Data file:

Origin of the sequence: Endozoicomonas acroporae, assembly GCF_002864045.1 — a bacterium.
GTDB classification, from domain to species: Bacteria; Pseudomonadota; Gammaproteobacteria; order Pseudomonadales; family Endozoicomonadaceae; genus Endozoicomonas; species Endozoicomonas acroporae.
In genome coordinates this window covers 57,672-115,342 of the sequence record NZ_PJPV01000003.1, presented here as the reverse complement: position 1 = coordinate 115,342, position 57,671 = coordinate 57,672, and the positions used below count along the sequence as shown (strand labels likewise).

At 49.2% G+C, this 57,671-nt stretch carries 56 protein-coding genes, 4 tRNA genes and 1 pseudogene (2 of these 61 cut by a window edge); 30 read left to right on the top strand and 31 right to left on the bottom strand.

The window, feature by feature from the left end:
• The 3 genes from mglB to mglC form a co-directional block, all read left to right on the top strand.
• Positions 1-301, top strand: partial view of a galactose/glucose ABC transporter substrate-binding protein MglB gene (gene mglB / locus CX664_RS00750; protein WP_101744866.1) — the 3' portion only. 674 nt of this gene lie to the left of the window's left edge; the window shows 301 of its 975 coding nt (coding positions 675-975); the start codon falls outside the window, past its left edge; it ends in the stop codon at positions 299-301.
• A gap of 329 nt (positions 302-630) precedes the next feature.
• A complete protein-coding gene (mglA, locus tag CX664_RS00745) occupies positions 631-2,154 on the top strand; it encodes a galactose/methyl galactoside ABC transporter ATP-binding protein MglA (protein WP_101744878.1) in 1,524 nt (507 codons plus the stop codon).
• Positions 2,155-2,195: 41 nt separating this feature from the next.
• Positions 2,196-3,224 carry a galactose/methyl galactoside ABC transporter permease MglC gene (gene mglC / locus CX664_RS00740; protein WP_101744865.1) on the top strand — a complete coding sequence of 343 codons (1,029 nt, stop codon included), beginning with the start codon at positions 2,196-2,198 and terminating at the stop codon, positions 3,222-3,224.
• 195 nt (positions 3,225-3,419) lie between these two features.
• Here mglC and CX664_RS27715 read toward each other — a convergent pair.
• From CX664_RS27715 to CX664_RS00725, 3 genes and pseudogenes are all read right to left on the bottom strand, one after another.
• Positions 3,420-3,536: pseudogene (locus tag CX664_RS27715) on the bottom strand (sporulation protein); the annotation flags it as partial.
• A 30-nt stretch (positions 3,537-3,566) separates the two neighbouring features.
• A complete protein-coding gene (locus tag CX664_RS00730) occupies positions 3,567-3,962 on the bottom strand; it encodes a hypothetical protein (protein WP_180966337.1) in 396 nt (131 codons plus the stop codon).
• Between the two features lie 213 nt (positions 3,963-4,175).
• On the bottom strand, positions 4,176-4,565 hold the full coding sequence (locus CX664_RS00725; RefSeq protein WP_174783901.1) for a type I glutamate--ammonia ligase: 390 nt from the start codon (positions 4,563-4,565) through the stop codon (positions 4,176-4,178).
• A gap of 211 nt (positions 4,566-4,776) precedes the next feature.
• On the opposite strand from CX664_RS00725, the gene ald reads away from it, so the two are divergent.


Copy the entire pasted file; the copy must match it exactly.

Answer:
Origin of the sequence: Endozoicomonas acroporae, assembly GCF_002864045.1 — a bacterium.
GTDB classification, from domain to species: Bacteria; Pseudomonadota; Gammaproteobacteria; order Pseudomonadales; family Endozoicomonadaceae; genus Endozoicomonas; species Endozoicomonas acroporae.
In genome coordinates this window covers 57,672-115,342 of the sequence record NZ_PJPV01000003.1, presented here as the reverse complement: position 1 = coordinate 115,342, position 57,671 = coordinate 57,672, and the positions used below count along the sequence as shown (strand labels likewise).

At 49.2% G+C, this 57,671-nt stretch carries 56 protein-coding genes, 4 tRNA genes and 1 pseudogene (2 of these 61 cut by a window edge); 30 read left to right on the top strand and 31 right to left on the bottom strand.

The window, feature by feature from the left end:
• The 3 genes from mglB to mglC form a co-directional block, all read left to right on the top strand.
• Positions 1-301, top strand: partial view of a galactose/glucose ABC transporter substrate-binding protein MglB gene (gene mglB / locus CX664_RS00750; protein WP_101744866.1) — the 3' portion only. 674 nt of this gene lie to the left of the window's left edge; the window shows 301 of its 975 coding nt (coding positions 675-975); the start codon falls outside the window, past its left edge; it ends in the stop codon at positions 299-301.
• A gap of 329 nt (positions 302-630) precedes the next feature.
• A complete protein-coding gene (mglA, locus tag CX664_RS00745) occupies positions 631-2,154 on the top strand; it encodes a galactose/methyl galactoside ABC transporter ATP-binding protein MglA (protein WP_101744878.1) in 1,524 nt (507 codons plus the stop codon).
• Positions 2,155-2,195: 41 nt separating this feature from the next.
• Positions 2,196-3,224 carry a galactose/methyl galactoside ABC transporter permease MglC gene (gene mglC / locus CX664_RS00740; protein WP_101744865.1) on the top strand — a complete coding sequence of 343 codons (1,029 nt, stop codon included), beginning with the start codon at positions 2,196-2,198 and terminating at the stop codon, positions 3,222-3,224.
• 195 nt (positions 3,225-3,419) lie between these two features.
• Here mglC and CX664_RS27715 read toward each other — a convergent pair.
• From CX664_RS27715 to CX664_RS00725, 3 genes and pseudogenes are all read right to left on the bottom strand, one after another.
• Positions 3,420-3,536: pseudogene (locus tag CX664_RS27715) on the bottom strand (sporulation protein); the annotation flags it as partial.
• A 30-nt stretch (positions 3,537-3,566) separates the two neighbouring features.
• A complete protein-coding gene (locus tag CX664_RS00730) occupies positions 3,567-3,962 on the bottom strand; it encodes a hypothetical protein (protein WP_180966337.1) in 396 nt (131 codons plus the stop codon).
• Between the two features lie 213 nt (positions 3,963-4,175).
• On the bottom strand, positions 4,176-4,565 hold the full coding sequence (locus CX664_RS00725; RefSeq protein WP_174783901.1) for a type I glutamate--ammonia ligase: 390 nt from the start codon (positions 4,563-4,565) through the stop codon (positions 4,176-4,178).
• A gap of 211 nt (positions 4,566-4,776) precedes the next feature.
• On the opposite strand from CX664_RS00725, the gene ald reads away from it, so the two are divergent.